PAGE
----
Amid countless reports about the relentless job cuts at publishers, I was surprised to read the Telegraph
in the U.K. planned to hire 60 people during the first half of the year. The
influential conservative newspaper has been steadily adding digital subscribers, more than offsetting print declines.
The newspaper's paid digital circulation jumped 82% from a year
earlier to about 402,000 by the end of February, according to its latest data. Print circulation slipped 6.9% to about 192,000 during that period, but it's likely many readers opted for a version they
could read on a smartphone. Total paid circulation
expanded 39% to more than
594,000, putting it on course to exceed 600,000 by the end of last month.
As part of its "subscriber-first" strategy, the Telegraph is aiming for 1 million paying
readers by 2023. It also wants to expand its number of online registrants from the current level of 6.12 million to at least 10 million during that period.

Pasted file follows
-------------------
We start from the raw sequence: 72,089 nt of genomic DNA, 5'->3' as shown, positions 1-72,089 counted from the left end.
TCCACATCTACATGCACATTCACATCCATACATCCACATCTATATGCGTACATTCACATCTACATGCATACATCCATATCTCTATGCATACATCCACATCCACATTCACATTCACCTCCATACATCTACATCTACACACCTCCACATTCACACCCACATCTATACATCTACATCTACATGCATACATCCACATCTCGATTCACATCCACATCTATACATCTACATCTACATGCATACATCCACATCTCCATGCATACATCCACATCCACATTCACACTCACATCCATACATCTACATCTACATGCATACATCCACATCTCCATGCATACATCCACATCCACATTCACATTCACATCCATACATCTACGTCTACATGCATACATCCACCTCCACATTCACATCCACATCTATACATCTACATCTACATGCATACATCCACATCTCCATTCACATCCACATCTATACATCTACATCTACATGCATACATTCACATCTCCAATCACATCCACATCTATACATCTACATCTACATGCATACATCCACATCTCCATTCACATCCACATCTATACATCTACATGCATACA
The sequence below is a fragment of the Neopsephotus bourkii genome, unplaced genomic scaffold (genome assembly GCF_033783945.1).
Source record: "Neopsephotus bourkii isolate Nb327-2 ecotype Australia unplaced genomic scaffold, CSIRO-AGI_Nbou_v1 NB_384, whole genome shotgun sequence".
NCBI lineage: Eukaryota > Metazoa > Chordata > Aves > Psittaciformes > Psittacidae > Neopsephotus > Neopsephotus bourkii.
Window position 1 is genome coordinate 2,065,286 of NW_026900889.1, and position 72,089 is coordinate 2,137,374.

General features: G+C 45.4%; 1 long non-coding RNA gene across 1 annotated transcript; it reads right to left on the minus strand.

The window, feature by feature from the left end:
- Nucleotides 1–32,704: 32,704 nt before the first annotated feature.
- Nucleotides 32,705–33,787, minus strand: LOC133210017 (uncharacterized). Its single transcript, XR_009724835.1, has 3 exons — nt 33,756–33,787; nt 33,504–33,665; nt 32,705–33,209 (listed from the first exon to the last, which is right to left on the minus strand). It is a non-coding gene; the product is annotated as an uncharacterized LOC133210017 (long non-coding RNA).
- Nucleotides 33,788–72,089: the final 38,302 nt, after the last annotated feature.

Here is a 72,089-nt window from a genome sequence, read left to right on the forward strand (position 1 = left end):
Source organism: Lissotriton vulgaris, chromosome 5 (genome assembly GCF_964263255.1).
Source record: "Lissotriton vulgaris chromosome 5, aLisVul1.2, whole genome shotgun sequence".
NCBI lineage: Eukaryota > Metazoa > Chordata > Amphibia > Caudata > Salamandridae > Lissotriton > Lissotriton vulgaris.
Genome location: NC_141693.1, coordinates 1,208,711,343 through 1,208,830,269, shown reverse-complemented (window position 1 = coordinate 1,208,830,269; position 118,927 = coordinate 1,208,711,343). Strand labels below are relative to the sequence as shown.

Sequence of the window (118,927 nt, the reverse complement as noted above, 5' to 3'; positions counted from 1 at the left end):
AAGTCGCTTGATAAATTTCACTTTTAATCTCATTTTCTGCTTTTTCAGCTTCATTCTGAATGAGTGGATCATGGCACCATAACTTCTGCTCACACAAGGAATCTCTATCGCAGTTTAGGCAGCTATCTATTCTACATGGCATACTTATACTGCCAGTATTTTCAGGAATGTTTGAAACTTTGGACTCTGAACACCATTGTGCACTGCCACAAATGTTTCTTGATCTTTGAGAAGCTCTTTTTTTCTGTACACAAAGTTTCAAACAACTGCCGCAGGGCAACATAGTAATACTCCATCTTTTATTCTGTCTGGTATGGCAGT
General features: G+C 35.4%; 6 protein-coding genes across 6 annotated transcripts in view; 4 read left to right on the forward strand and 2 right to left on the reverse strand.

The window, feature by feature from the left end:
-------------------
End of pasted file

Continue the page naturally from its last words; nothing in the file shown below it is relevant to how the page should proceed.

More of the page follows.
Telegraph's subscription growth shows signs of creating a virtuous cycle in which higher circulation revenue supports spending on journalism that keeps people coming back. Its website
reported the second-highest day for subscriber visits when the U.K. government announced a plan for pandemic lockdowns, a sign of how the health crisis continues to drive the news cycle.
The paper's job openings included an investigative reporter, homepage producer, social-media editor and newsletter editor, the Press Gazette reported
. Some of the 60 jobs already had been filled, while
others hadn't been advertised yet. Either way, it's encouraging to see a press outlet that's adding headcount as the global economy continues to reopen after a year of restrictions on business